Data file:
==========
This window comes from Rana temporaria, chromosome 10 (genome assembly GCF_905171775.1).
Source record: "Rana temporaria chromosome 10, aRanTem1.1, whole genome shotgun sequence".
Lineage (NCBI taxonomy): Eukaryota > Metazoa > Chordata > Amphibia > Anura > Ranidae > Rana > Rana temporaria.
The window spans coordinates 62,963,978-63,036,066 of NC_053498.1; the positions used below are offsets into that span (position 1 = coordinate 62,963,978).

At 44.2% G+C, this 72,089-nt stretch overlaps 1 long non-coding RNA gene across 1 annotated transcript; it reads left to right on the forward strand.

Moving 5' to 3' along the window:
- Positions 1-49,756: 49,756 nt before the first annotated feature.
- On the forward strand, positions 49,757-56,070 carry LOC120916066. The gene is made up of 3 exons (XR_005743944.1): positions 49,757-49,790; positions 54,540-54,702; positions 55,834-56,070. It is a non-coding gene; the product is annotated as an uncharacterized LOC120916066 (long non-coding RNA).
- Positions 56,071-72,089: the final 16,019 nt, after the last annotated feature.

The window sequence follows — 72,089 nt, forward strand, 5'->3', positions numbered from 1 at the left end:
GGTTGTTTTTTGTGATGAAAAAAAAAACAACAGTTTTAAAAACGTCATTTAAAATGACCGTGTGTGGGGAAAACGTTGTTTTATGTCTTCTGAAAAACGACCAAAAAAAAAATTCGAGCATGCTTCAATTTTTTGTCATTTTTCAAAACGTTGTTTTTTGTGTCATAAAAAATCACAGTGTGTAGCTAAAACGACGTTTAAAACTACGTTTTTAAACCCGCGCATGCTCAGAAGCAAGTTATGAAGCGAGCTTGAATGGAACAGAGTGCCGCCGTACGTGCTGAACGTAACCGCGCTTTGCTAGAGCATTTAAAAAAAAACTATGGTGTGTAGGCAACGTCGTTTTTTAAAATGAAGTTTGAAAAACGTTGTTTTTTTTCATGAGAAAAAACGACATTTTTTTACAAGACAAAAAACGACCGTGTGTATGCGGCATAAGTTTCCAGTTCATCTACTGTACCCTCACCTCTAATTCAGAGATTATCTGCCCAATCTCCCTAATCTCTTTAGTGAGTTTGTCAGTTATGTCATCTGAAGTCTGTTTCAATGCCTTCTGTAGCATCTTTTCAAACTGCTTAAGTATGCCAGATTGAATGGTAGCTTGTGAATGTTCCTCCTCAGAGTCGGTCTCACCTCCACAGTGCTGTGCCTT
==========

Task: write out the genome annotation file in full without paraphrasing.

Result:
This window comes from Rana temporaria, chromosome 10 (genome assembly GCF_905171775.1).
Source record: "Rana temporaria chromosome 10, aRanTem1.1, whole genome shotgun sequence".
Lineage (NCBI taxonomy): Eukaryota > Metazoa > Chordata > Amphibia > Anura > Ranidae > Rana > Rana temporaria.
The window spans coordinates 62,963,978-63,036,066 of NC_053498.1; the positions used below are offsets into that span (position 1 = coordinate 62,963,978).

At 44.2% G+C, this 72,089-nt stretch overlaps 1 long non-coding RNA gene across 1 annotated transcript; it reads left to right on the forward strand.

Moving 5' to 3' along the window:
- Positions 1-49,756: 49,756 nt before the first annotated feature.
- On the forward strand, positions 49,757-56,070 carry LOC120916066. The gene is made up of 3 exons (XR_005743944.1): positions 49,757-49,790; positions 54,540-54,702; positions 55,834-56,070. It is a non-coding gene; the product is annotated as an uncharacterized LOC120916066 (long non-coding RNA).
- Positions 56,071-72,089: the final 16,019 nt, after the last annotated feature.

The window sequence follows — 72,089 nt, forward strand, 5'->3', positions numbered from 1 at the left end:
GGTTGTTTTTTGTGATGAAAAAAAAAACAACAGTTTTAAAAACGTCATTTAAAATGACCGTGTGTGGGGAAAACGTTGTTTTATGTCTTCTGAAAAACGACCAAAAAAAAAATTCGAGCATGCTTCAATTTTTTGTCATTTTTCAAAACGTTGTTTTTTGTGTCATAAAAAATCACAGTGTGTAGCTAAAACGACGTTTAAAACTACGTTTTTAAACCCGCGCATGCTCAGAAGCAAGTTATGAAGCGAGCTTGAATGGAACAGAGTGCCGCCGTACGTGCTGAACGTAACCGCGCTTTGCTAGAGCATTTAAAAAAAAACTATGGTGTGTAGGCAACGTCGTTTTTTAAAATGAAGTTTGAAAAACGTTGTTTTTTTTCATGAGAAAAAACGACATTTTTTTACAAGACAAAAAACGACCGTGTGTATGCGGCATAAGTTTCCAGTTCATCTACTGTACCCTCACCTCTAATTCAGAGATTATCTGCCCAATCTCCCTAATCTCTTTAGTGAGTTTGTCAGTTATGTCATCTGAAGTCTGTTTCAATGCCTTCTGTAGCATCTTTTCAAACTGCTTAAGTATGCCAGATTGAATGGTAGCTTGTGAATGTTCCTCCTCAGAGTCGGTCTCACCTCCACAGTGCTGTGCCTT